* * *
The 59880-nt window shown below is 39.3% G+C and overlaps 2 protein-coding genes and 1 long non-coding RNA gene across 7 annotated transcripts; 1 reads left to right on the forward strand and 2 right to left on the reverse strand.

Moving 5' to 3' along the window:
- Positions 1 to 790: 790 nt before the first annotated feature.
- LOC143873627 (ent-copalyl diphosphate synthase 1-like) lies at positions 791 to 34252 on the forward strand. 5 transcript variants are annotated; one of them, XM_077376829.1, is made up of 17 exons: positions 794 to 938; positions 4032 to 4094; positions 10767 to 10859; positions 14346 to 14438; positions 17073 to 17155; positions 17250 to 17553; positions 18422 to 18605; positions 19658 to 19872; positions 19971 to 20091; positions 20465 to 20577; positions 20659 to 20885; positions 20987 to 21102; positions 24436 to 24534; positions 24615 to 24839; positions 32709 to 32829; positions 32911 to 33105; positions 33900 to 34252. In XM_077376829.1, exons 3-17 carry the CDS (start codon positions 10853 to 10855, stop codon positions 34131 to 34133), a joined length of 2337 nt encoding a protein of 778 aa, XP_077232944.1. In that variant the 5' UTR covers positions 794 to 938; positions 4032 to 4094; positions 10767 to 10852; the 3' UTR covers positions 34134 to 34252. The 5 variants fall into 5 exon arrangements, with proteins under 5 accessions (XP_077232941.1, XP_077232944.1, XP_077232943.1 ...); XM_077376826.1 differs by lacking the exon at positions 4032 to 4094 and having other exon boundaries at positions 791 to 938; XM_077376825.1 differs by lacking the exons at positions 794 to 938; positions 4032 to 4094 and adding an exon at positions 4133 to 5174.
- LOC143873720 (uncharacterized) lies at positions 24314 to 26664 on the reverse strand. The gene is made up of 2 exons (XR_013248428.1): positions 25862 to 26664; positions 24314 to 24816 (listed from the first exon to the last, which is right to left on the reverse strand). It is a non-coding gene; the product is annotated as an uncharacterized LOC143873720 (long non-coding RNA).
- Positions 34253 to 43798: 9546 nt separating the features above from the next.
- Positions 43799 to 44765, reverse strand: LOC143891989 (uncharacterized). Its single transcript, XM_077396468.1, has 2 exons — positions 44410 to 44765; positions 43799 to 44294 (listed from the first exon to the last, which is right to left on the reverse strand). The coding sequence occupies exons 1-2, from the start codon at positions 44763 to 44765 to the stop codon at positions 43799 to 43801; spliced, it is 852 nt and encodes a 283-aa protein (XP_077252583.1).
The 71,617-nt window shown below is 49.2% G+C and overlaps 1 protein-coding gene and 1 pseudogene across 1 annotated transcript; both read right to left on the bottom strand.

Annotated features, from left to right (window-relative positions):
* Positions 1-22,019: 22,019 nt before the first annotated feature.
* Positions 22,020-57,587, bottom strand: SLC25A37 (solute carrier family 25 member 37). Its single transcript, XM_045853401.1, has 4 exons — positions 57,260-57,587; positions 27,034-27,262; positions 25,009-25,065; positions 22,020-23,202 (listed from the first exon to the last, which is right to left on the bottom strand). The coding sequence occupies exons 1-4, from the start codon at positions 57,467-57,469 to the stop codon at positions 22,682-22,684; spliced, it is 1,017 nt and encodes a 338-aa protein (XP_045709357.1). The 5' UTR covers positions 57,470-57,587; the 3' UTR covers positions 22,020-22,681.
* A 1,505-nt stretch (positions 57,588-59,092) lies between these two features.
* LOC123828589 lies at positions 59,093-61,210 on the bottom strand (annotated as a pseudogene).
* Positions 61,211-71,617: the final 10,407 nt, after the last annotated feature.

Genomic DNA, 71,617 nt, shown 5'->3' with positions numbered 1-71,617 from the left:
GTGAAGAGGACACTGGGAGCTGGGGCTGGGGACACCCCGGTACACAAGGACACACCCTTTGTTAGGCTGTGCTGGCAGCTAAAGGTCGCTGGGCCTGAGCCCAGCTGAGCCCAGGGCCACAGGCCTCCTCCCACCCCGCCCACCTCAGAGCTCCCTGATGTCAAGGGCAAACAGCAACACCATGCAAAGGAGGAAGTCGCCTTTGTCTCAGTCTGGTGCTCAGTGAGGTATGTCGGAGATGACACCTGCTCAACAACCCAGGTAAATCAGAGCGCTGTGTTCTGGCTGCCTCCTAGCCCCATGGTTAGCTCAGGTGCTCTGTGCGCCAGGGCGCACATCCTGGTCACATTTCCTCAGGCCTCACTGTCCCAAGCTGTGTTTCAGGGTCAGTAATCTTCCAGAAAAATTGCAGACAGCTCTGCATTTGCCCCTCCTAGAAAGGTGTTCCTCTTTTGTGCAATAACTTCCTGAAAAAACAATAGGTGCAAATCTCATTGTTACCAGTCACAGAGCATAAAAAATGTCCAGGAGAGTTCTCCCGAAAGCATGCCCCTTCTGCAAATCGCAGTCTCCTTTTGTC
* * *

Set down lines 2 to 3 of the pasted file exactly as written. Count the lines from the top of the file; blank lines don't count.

Moving 5' to 3' along the window:
- Positions 1 to 790: 790 nt before the first annotated feature.